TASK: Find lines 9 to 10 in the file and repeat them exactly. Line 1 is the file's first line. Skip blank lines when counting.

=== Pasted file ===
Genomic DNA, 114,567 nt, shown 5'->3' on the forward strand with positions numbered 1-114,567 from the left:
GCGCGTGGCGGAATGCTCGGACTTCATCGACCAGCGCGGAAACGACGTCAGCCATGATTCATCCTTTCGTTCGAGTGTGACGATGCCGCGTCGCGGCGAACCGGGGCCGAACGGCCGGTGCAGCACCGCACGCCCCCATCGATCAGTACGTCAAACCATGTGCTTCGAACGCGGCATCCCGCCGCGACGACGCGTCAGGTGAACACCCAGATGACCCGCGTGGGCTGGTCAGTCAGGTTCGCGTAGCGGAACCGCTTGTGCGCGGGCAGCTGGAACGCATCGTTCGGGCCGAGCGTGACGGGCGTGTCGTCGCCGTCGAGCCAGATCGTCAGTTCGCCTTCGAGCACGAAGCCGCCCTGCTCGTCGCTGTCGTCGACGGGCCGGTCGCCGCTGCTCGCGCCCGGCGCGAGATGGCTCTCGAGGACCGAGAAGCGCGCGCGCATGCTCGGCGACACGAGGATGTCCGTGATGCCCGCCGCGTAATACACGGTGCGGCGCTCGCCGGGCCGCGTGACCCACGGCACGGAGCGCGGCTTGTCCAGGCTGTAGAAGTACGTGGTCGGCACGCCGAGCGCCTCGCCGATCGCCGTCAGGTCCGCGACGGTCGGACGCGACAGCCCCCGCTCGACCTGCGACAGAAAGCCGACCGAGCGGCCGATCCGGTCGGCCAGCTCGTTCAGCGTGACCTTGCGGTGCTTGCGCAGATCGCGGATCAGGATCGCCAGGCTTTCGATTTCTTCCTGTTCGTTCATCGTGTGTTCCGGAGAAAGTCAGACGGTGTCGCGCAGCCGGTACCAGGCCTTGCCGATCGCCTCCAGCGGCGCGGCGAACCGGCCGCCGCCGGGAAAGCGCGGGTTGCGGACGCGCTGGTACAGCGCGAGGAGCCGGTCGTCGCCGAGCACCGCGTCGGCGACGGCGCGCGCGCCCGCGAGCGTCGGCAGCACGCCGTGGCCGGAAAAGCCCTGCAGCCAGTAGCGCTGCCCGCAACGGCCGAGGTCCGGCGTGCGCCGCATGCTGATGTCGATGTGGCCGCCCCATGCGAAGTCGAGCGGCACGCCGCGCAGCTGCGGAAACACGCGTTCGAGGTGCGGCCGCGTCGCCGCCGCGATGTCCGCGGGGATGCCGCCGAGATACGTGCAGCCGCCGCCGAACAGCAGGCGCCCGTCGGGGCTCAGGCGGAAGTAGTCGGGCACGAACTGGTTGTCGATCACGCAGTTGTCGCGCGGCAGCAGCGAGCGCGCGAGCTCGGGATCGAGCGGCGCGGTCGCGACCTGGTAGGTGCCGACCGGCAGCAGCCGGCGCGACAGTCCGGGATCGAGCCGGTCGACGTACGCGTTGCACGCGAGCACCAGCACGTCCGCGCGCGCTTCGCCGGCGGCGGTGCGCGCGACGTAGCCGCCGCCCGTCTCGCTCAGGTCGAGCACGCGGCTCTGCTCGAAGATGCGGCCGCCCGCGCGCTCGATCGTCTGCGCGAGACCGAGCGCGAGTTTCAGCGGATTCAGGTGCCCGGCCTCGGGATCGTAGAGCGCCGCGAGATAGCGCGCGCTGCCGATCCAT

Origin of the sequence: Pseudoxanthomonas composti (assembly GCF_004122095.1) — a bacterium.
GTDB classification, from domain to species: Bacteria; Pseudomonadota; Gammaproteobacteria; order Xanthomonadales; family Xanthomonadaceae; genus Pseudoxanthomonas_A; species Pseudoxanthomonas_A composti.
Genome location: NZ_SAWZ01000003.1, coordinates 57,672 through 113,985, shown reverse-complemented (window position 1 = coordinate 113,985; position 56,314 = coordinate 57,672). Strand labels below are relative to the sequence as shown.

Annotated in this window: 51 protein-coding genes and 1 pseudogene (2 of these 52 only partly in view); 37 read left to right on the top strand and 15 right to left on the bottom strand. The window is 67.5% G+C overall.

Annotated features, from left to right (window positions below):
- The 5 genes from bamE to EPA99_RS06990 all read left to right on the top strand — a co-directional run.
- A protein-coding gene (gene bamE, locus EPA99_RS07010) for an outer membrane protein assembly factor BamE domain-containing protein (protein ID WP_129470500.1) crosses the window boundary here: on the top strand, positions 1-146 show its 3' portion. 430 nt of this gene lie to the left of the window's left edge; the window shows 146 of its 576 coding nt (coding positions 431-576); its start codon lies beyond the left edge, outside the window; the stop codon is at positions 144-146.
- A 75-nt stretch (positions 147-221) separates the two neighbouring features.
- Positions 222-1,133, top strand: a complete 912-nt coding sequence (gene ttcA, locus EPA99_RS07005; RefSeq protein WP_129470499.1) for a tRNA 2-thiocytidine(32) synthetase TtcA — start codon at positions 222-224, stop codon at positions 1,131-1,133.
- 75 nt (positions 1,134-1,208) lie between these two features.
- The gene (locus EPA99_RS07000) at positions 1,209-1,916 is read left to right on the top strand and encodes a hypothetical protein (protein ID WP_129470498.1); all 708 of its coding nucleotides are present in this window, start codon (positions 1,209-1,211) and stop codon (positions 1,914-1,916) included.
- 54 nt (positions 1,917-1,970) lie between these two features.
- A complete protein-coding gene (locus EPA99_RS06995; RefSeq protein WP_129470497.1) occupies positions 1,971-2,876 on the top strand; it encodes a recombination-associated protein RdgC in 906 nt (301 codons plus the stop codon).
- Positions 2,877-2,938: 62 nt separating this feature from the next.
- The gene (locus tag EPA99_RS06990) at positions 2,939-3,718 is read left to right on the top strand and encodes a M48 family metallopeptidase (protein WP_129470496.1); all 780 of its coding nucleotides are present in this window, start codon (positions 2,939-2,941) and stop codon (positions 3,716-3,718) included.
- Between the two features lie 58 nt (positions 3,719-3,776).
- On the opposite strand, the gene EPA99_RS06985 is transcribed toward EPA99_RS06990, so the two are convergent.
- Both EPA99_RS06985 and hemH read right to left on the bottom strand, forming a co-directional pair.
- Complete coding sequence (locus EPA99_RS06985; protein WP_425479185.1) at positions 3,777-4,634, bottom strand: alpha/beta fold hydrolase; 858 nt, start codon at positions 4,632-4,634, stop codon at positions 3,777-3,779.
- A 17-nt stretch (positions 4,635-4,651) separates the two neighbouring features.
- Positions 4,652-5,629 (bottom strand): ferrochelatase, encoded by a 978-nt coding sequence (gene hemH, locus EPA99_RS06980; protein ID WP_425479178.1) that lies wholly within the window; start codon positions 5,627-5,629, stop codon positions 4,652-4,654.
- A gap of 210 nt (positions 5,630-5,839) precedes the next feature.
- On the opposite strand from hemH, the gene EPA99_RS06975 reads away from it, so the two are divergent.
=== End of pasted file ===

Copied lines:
- A protein-coding gene (gene bamE, locus EPA99_RS07010) for an outer membrane protein assembly factor BamE domain-containing protein (protein ID WP_129470500.1) crosses the window boundary here: on the top strand, positions 1-146 show its 3' portion. 430 nt of this gene lie to the left of the window's left edge; the window shows 146 of its 576 coding nt (coding positions 431-576); its start codon lies beyond the left edge, outside the window; the stop codon is at positions 144-146.
- A 75-nt stretch (positions 147-221) separates the two neighbouring features.